Game Development Reference
Pass or Fail
Tests that fail are good from your perspective, but it's also important for the project to
know which tests passed. You will probably be expected to record the completion and
results of your tests by indicating which passed and which failed. Other status types
might include “Blocked�? or “Not Available,�? where “Blocked�? indicates that an exist-
ing problem is preventing you from executing one or more steps in the tests, and “Not
Available�? indicates that a feature or capability that is part of the test is not available
in the version of the game you are testing. For example, a multiplayer scenario test is
“Blocked�? if a defect in the game prevents you from connecting to the multiplayer
server. A test that can't be run because the level hasn't been added to the game yet
would be classified as “Not Available.�?
Usually this information goes to the test lead and it's important to provide it in a timely
manner. It might just be a physical sheet of paper you fill out and put on a pile, or an
electronic spreadsheet or form you send in. This information can affect planning which
tests get run for the next release, as well as the day-to-day assignments of each tester.
In the course of testing, keep track of which version of the game you are running, which machine
settings you're using, peripherals, and so on. It's also a good idea to make and keep various “save�?
files for the game so you can go back later to rerun old tests, or try new ones without having to
play through the game again. I also recommend that you keep your own list of the bugs you have
found so that you can follow up on them during the project. I have personally been the victim of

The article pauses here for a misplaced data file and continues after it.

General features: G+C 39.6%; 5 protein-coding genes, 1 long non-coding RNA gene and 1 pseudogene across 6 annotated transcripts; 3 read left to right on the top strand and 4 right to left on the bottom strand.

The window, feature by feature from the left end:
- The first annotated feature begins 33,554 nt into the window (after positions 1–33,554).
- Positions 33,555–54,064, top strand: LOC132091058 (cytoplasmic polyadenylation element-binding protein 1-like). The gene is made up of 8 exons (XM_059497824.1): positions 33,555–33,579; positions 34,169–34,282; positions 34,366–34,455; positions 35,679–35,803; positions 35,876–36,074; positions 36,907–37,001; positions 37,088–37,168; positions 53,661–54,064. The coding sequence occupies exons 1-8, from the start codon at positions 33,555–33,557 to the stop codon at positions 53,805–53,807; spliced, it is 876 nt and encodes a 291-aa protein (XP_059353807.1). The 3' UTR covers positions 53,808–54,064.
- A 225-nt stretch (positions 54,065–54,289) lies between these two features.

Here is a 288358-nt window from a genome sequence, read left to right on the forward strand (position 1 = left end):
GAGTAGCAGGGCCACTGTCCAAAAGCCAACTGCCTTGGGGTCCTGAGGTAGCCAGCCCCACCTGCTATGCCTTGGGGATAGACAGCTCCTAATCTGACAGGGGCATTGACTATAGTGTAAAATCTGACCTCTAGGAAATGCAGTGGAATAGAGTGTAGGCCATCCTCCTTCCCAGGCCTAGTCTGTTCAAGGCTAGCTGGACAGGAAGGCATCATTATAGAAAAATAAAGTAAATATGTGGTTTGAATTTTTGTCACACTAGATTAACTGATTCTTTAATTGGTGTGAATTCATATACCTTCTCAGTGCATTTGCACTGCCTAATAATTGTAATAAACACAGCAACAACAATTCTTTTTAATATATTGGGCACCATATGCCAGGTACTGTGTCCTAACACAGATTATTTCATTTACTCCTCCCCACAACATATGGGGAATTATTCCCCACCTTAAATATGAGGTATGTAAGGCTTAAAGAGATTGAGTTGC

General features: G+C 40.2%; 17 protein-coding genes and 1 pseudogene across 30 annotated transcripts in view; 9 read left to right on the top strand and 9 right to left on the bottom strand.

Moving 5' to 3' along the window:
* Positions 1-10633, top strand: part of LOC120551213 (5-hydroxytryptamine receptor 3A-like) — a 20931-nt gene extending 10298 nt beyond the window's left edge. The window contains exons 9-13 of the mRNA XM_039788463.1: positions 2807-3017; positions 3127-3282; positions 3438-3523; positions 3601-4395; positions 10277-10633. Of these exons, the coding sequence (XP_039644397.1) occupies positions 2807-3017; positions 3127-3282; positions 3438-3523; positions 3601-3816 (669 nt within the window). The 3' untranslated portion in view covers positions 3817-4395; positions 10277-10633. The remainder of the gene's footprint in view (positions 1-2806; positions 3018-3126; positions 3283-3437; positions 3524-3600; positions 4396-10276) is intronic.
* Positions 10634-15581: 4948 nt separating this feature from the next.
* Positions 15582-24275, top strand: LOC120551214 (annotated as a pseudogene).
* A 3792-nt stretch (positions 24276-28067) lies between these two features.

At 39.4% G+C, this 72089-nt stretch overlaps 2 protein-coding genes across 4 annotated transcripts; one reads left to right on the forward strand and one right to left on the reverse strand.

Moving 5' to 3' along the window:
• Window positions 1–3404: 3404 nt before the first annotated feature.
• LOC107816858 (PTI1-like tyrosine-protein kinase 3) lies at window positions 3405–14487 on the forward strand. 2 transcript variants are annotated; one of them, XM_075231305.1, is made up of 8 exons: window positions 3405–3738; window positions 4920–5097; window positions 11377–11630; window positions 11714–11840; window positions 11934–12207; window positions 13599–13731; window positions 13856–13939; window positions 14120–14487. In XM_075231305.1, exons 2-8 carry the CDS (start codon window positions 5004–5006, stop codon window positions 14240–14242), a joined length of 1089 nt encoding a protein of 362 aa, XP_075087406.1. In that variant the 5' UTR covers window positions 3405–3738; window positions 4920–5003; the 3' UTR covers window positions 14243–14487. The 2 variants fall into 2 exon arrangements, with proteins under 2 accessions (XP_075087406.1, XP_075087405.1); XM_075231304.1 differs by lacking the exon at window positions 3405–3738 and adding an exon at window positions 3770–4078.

bug reports that were “lost�? or “moved,�? even though the bugs themselves were still in the soft-
ware. Just make sure you have a way to identify each save file with the game version it was made
for. Otherwise, you can get false test results by using old files with new releases or vice versa.
As much as you may become attached to the defects you find, you may have very little
to say directly about whether or not they get fixed. Your precious defects will likely be
in the hands of a merciless Change Control Board (CCB). This might go by some
other name in your company or project team, but the purpose of this group is to pri-
oritize, supervise, and drive the completion of the most necessary defects to create the
best shipping game possible when the project deadline arrives. This implies that
defects are easier to get fixed when they are found early in the project than when they
are found later. The threat of messing up the rest of the game and missing the ship-
ping deadline will scare many teams away from fixing difficult defects near the end of
the project. This is why you want to find the big stuff early!